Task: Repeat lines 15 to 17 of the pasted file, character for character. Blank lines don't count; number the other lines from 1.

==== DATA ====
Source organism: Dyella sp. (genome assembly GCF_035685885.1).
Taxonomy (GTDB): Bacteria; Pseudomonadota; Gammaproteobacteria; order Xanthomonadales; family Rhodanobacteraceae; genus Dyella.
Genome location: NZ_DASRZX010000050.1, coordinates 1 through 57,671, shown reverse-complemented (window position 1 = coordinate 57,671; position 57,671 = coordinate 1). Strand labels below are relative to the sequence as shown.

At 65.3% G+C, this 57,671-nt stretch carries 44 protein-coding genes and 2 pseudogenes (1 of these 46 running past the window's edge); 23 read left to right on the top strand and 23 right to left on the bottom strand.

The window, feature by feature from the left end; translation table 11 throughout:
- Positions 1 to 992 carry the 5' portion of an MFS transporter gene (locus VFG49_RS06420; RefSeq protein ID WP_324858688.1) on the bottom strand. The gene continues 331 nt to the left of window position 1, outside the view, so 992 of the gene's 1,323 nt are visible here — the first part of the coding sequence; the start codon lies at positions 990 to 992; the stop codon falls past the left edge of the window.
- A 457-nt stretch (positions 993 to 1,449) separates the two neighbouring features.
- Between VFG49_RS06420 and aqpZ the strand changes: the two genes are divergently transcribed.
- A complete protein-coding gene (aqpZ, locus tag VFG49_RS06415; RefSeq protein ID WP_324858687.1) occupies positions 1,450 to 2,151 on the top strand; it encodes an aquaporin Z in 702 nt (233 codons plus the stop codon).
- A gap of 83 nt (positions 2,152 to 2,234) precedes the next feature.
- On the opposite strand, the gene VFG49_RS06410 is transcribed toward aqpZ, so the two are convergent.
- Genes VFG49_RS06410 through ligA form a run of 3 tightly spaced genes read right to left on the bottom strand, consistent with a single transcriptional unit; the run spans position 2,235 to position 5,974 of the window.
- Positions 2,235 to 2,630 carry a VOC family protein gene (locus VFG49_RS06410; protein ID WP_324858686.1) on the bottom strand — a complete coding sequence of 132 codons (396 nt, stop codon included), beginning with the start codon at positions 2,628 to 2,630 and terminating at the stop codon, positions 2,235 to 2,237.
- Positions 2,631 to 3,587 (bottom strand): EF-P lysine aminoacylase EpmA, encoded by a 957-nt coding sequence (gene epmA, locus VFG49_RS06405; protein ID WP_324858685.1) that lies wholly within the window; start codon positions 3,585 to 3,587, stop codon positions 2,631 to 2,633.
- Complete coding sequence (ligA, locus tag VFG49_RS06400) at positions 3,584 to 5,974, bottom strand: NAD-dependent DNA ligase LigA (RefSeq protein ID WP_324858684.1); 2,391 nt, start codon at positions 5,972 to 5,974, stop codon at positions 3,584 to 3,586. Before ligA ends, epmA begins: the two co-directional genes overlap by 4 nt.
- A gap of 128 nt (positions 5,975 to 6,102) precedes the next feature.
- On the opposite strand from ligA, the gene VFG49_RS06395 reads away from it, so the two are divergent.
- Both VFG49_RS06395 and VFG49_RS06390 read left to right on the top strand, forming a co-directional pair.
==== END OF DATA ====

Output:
- Complete coding sequence (ligA, locus tag VFG49_RS06400) at positions 3,584 to 5,974, bottom strand: NAD-dependent DNA ligase LigA (RefSeq protein ID WP_324858684.1); 2,391 nt, start codon at positions 5,972 to 5,974, stop codon at positions 3,584 to 3,586. Before ligA ends, epmA begins: the two co-directional genes overlap by 4 nt.
- A gap of 128 nt (positions 5,975 to 6,102) precedes the next feature.
- On the opposite strand from ligA, the gene VFG49_RS06395 reads away from it, so the two are divergent.